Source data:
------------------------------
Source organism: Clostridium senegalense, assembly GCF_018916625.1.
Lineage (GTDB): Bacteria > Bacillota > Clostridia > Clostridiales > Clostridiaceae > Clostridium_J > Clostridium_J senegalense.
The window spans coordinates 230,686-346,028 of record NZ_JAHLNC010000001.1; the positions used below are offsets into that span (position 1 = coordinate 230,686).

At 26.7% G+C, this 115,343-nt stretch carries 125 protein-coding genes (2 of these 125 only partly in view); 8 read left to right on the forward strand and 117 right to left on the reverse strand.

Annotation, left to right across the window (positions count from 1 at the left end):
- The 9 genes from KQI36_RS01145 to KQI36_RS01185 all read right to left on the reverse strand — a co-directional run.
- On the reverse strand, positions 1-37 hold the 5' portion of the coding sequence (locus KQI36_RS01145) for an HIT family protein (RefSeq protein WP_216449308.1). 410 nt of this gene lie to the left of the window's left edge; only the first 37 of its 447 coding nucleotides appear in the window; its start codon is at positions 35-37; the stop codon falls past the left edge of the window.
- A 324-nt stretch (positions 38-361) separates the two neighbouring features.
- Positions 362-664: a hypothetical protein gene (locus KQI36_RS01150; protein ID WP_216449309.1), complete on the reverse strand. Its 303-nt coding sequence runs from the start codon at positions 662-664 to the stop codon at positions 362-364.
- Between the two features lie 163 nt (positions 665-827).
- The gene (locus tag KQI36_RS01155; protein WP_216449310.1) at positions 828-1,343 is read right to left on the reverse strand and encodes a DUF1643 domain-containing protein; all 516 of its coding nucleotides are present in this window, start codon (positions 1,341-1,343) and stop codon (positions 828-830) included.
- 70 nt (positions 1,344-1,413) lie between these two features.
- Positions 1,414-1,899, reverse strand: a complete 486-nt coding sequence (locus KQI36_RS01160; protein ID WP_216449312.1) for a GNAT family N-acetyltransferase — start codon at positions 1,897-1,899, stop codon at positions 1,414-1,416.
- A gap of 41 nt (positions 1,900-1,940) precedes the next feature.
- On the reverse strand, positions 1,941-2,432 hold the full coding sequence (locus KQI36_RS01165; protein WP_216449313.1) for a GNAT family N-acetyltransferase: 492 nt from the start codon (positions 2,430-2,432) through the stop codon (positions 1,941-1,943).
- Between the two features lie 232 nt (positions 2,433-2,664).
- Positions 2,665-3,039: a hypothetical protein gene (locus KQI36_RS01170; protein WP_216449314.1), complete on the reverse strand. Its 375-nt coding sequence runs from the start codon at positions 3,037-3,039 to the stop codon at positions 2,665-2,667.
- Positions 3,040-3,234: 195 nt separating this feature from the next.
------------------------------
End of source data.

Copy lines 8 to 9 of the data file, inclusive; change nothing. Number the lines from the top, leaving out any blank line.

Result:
- A 324-nt stretch (positions 38-361) separates the two neighbouring features.
- Positions 362-664: a hypothetical protein gene (locus KQI36_RS01150; protein ID WP_216449309.1), complete on the reverse strand. Its 303-nt coding sequence runs from the start codon at positions 662-664 to the stop codon at positions 362-364.